Definitions of tar

  1. To smear with tar, or as with tar; as, to tar ropes; to tar cloth.
  2. To smear with, or as with, tar.
  3. To smear with tar; as, to tar ropes:- pr. p. tarring; pa. t. and pa. p. tarred.
  4. To smear with tar.
  5. To cover with tar.
  6. coat with tar, as of roofs
  7. To smear with tar. Mineral tar, a soft native bitumen.
  8. To smear or daub with tar.
  9. Tarring.
  10. a man who serves as a sailor
  11. any of various dark heavy viscid substances obtained as a residue
  12. coat with tar; " tar the roof"; " tar the roads"
  13. A sailor; a seaman.
  14. A thick, black, viscous liquid obtained by the distillation of wood, coal, etc., and having a varied composition according to the temperature and material employed in obtaining it.
  15. A thick, dark- brown, oily, sticky substance obtained from pine or fir trees, coal, etc.; a sailor or seaman.
  16. A thick, dark- colored, viscid product obtained by the destructive distillation of organic substances and bituminous minerals, as wood, coal, peat, shale, etc. Wood- tar, such as the Archangel, Stockholm, and American tars of commerce, is generally prepared by a very rude process. A conical cavity is dug in the ground, with a cast- iron pan at the bottom, from which leads a funnel. Billets of wood ( such as pine or fir) are thrown into this cavity, and being covered with turf are slowly burned without flame. The tar which exudes during combustion is conducted off through the funnel. In England wood- tar is chiefly obtained as a by- product in the destructive distillation of wood for the manufacture of wood- vinegar ( pyroligneous acid) and wood- spirit ( methyl alcohol). It has an acid reaction, and contains various liquid matters of which the principal are methyl- acetate, acetone, hydrocarbons of the benzene series, and a number of oxidized compounds, as carbolic acid. Paraffin, anthracene, naphthalene, chrysene, etc., are found among its solid products. It possesses valuable antiseptic properties, owing to the creasote it contains, and is used extensively for coating and preserving timber and iron in exposed situations, and for impregnating ships’ ropes and cordage. Coal- tar is also extensively obtained in the process of gas manufacture. It is a very valuable substance, in as much as the compounds obtained from it form the starting- points in so many chemical manufactures: a sailor is called a tar from his tarred clothes, hands, etc. " Hearts of oak are our ships, jolly tars are our men."- Sea song.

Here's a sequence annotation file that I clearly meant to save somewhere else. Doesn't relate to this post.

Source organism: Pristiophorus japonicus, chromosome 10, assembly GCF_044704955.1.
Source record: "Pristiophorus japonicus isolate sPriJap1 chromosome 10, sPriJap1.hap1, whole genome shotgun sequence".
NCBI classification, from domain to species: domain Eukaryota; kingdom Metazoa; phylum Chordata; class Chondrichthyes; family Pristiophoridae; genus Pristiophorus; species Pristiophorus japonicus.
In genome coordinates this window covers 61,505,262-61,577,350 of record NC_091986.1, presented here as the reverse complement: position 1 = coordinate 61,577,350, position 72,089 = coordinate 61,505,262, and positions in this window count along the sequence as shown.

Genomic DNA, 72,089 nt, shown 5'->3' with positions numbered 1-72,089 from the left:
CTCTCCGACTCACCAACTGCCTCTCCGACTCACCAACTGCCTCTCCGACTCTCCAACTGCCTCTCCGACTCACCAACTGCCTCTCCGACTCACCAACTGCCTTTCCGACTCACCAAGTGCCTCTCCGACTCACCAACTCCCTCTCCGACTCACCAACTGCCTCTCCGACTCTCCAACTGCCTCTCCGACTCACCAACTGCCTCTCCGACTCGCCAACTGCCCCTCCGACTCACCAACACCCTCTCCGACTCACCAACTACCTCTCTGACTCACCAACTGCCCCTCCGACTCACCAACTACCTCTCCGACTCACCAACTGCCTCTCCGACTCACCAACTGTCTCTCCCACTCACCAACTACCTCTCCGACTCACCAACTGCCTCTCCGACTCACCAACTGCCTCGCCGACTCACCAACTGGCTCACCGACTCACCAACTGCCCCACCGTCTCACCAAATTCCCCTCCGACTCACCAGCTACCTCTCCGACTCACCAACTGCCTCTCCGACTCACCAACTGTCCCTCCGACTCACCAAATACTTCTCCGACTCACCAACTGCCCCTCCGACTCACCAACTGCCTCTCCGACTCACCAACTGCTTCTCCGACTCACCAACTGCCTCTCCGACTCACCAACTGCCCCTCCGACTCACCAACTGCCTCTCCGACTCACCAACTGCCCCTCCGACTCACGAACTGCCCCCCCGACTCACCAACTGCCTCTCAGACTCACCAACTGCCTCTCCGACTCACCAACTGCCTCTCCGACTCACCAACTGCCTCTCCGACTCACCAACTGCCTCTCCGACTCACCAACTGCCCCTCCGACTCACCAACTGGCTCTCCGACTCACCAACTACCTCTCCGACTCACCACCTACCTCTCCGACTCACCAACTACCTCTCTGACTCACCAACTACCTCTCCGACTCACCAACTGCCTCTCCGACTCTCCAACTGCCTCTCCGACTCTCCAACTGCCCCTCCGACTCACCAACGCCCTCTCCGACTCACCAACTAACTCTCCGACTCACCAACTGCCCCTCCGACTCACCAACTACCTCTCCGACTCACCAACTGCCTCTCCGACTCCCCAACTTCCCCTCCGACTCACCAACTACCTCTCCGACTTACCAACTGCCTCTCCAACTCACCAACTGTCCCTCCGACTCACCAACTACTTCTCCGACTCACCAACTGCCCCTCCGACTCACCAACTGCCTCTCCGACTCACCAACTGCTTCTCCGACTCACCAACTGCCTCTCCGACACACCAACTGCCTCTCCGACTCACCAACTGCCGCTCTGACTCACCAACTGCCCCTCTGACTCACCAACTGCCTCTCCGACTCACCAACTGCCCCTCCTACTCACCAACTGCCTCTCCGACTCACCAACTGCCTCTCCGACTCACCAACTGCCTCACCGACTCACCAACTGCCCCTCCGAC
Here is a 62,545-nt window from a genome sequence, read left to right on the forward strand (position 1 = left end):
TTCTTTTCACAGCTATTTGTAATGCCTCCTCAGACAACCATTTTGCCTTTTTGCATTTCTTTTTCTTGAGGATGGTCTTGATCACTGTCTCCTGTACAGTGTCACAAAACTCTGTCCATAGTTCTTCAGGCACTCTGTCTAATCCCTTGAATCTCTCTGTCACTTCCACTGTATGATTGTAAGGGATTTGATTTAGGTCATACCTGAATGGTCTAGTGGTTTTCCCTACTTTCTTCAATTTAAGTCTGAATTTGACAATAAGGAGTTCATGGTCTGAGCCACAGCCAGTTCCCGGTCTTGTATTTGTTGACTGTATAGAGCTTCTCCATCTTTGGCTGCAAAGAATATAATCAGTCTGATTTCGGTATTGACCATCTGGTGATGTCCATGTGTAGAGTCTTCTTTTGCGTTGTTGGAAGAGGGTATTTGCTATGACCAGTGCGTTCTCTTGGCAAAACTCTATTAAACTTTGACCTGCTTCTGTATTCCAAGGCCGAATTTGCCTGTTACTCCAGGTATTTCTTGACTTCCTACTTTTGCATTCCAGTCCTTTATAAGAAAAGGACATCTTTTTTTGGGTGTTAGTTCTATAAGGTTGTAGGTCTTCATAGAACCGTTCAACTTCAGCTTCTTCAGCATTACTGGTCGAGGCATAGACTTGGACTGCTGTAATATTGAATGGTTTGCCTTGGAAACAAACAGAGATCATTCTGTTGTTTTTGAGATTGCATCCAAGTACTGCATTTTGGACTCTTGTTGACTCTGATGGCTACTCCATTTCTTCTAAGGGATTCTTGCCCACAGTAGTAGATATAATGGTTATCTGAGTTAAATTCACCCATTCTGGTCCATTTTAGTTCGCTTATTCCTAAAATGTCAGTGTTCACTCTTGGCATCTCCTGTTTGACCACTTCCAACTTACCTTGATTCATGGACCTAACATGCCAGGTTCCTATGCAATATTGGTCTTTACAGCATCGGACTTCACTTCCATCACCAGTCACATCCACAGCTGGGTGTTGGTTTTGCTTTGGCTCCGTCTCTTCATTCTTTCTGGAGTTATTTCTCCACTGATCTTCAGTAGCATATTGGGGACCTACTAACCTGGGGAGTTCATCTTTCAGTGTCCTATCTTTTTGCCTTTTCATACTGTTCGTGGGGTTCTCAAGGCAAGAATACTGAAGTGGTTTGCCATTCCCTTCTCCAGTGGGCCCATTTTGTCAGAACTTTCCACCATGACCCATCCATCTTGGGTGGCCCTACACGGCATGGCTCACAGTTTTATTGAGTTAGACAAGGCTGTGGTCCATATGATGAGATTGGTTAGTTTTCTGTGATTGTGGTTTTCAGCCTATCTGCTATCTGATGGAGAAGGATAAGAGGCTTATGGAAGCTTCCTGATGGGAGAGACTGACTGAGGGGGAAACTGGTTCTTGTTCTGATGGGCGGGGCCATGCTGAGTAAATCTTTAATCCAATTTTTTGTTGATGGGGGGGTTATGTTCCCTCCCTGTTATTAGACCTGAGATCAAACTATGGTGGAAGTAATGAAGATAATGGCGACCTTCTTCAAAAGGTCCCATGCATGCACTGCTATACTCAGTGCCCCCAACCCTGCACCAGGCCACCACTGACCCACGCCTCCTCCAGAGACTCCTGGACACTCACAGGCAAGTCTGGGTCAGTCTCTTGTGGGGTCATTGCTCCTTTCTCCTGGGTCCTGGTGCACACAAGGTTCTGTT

17. Dark, resinous substance obtained from the wood of pine- trees by baking in a kiln; a sailor.
  18. Tarry.
  19. A dark, viscid, oily liquid obtained from resinous woods, coal, etc.
  20. A thick, impure resinous substance, of a dark colour, obtained from pine trees, & c.; a sailor, so- called from his tarred clothes.
  21. A thick, impure, resinous substance, of a blackish colour, obtained from pine and fir trees, and from common coal; a sailor- so called from his clothes having been often seen bedaubed with tar.
  22. Tarred.